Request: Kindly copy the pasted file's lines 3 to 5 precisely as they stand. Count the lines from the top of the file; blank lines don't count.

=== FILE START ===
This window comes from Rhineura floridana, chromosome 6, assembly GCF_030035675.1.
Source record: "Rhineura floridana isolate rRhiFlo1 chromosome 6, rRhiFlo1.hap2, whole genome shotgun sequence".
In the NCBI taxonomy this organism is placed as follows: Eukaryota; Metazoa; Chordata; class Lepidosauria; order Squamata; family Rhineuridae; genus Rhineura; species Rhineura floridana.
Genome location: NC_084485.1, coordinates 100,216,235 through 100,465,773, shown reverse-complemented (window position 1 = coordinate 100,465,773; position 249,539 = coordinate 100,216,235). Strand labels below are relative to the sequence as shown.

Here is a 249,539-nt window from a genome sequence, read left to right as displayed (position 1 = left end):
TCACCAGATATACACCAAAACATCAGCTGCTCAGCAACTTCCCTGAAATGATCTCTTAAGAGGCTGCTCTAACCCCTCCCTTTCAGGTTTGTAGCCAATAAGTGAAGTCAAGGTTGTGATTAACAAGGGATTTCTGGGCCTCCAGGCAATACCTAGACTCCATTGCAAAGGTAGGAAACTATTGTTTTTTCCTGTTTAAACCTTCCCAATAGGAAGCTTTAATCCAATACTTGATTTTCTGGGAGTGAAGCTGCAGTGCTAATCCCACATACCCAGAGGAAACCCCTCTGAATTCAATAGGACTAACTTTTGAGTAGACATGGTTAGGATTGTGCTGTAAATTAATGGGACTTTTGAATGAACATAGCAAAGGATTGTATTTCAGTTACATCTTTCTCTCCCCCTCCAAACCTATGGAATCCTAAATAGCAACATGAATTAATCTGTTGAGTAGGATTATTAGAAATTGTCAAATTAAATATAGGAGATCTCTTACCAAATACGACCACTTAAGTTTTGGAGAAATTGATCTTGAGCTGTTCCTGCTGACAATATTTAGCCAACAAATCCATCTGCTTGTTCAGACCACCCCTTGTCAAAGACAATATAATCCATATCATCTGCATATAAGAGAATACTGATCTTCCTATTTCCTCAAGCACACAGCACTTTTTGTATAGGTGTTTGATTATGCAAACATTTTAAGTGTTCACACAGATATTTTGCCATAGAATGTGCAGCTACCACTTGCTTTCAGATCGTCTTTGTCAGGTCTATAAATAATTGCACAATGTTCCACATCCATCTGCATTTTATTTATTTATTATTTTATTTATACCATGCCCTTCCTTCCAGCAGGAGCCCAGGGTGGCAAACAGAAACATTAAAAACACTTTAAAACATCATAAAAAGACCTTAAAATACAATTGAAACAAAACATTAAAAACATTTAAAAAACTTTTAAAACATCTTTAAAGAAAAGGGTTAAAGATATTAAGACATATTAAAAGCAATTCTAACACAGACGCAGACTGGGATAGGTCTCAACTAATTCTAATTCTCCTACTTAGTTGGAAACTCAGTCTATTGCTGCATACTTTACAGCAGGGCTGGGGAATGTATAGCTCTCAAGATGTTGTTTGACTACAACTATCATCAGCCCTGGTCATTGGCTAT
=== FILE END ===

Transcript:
In the NCBI taxonomy this organism is placed as follows: Eukaryota; Metazoa; Chordata; class Lepidosauria; order Squamata; family Rhineuridae; genus Rhineura; species Rhineura floridana.
Genome location: NC_084485.1, coordinates 100,216,235 through 100,465,773, shown reverse-complemented (window position 1 = coordinate 100,465,773; position 249,539 = coordinate 100,216,235). Strand labels below are relative to the sequence as shown.

Here is a 249,539-nt window from a genome sequence, read left to right as displayed (position 1 = left end):